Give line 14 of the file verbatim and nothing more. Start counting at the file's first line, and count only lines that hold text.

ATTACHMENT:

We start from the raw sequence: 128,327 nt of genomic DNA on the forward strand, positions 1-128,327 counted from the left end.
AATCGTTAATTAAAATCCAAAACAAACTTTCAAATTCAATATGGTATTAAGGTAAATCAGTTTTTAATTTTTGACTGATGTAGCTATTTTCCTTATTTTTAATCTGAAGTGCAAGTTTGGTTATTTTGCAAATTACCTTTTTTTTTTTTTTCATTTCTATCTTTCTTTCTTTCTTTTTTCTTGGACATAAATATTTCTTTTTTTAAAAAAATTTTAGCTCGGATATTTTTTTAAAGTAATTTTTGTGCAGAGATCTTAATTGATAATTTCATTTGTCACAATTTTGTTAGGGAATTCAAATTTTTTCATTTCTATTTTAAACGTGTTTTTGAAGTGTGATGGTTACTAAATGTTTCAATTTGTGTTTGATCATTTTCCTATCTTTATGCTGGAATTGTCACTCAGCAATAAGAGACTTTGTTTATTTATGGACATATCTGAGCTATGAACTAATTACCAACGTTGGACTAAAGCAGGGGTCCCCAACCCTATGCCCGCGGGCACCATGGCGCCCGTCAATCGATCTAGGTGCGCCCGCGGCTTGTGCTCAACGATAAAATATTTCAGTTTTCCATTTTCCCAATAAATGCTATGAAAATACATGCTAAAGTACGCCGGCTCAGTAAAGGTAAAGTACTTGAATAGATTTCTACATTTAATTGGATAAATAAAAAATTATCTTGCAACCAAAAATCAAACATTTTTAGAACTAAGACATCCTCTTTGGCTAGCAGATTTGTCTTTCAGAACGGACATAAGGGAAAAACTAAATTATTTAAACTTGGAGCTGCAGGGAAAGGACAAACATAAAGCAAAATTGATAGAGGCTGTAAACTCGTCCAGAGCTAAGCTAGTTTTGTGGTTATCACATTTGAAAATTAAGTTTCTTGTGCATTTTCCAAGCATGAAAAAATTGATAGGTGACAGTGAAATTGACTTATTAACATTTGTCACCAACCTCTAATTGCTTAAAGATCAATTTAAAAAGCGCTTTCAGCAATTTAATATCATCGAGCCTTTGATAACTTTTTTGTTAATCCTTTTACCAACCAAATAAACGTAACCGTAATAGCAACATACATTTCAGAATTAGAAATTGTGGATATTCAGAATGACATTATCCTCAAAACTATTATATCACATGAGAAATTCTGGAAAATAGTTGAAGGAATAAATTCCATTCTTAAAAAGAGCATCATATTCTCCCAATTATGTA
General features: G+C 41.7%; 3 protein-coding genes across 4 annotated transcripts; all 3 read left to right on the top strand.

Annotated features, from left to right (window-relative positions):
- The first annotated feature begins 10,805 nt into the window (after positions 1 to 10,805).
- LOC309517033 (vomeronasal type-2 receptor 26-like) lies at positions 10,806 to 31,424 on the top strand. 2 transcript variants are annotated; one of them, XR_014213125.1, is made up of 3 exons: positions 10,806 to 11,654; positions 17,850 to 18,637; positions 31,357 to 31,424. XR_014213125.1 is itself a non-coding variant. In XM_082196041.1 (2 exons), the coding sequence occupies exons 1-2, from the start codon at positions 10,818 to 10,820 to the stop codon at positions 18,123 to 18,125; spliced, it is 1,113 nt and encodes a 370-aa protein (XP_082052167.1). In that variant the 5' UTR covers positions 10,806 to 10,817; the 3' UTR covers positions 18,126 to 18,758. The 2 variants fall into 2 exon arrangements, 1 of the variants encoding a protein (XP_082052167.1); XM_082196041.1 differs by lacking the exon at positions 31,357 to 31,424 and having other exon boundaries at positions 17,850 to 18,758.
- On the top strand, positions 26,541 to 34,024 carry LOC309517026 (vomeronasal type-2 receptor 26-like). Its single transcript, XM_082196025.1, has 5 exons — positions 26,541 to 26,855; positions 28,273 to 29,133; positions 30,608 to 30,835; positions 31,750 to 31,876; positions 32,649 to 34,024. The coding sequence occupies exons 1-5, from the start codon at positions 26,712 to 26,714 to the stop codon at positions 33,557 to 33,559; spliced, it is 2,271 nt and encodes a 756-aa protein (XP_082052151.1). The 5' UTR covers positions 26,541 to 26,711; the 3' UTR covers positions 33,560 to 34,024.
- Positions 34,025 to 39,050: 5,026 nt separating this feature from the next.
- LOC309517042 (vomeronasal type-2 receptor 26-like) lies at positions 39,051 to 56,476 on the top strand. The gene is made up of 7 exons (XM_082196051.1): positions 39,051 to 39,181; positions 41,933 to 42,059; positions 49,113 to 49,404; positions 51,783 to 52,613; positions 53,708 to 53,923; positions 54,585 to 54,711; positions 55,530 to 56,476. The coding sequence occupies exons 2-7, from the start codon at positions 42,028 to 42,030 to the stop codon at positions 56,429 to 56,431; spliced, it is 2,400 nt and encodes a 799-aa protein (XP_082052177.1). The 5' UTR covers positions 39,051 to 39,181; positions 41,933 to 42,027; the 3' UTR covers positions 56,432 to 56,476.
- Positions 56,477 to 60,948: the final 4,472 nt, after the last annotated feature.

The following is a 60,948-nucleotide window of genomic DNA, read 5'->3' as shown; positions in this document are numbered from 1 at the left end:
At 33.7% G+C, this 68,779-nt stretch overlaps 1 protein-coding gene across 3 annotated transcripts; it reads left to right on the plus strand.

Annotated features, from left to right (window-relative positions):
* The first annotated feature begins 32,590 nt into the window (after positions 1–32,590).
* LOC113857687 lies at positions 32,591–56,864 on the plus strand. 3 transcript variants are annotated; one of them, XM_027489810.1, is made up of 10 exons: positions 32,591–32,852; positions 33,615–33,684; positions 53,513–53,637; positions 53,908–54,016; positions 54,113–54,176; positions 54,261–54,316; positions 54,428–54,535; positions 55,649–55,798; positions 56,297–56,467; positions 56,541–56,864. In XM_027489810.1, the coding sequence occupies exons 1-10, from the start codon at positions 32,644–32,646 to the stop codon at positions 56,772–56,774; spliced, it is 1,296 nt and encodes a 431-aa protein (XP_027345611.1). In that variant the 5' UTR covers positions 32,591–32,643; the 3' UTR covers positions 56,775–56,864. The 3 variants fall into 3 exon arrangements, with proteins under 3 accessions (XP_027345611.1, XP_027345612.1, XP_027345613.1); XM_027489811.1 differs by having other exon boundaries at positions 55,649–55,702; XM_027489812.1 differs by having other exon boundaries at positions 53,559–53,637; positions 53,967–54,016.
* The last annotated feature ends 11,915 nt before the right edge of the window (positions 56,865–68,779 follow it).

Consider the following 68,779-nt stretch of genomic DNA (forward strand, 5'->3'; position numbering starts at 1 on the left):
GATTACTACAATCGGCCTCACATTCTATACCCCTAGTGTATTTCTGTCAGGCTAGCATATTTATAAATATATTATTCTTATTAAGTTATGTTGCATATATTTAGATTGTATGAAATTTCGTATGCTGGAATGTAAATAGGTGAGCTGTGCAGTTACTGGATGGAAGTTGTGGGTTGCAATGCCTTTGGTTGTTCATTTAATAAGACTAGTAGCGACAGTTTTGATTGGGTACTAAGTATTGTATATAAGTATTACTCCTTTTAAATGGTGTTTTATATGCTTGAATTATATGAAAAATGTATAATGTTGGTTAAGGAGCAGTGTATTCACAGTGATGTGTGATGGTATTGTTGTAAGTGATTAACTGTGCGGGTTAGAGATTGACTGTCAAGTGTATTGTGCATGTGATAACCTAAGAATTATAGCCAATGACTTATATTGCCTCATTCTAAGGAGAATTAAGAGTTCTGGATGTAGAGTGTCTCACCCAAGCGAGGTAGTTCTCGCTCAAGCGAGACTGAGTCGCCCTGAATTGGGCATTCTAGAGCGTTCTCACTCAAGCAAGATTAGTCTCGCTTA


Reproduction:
* The first annotated feature begins 32,590 nt into the window (after positions 1–32,590).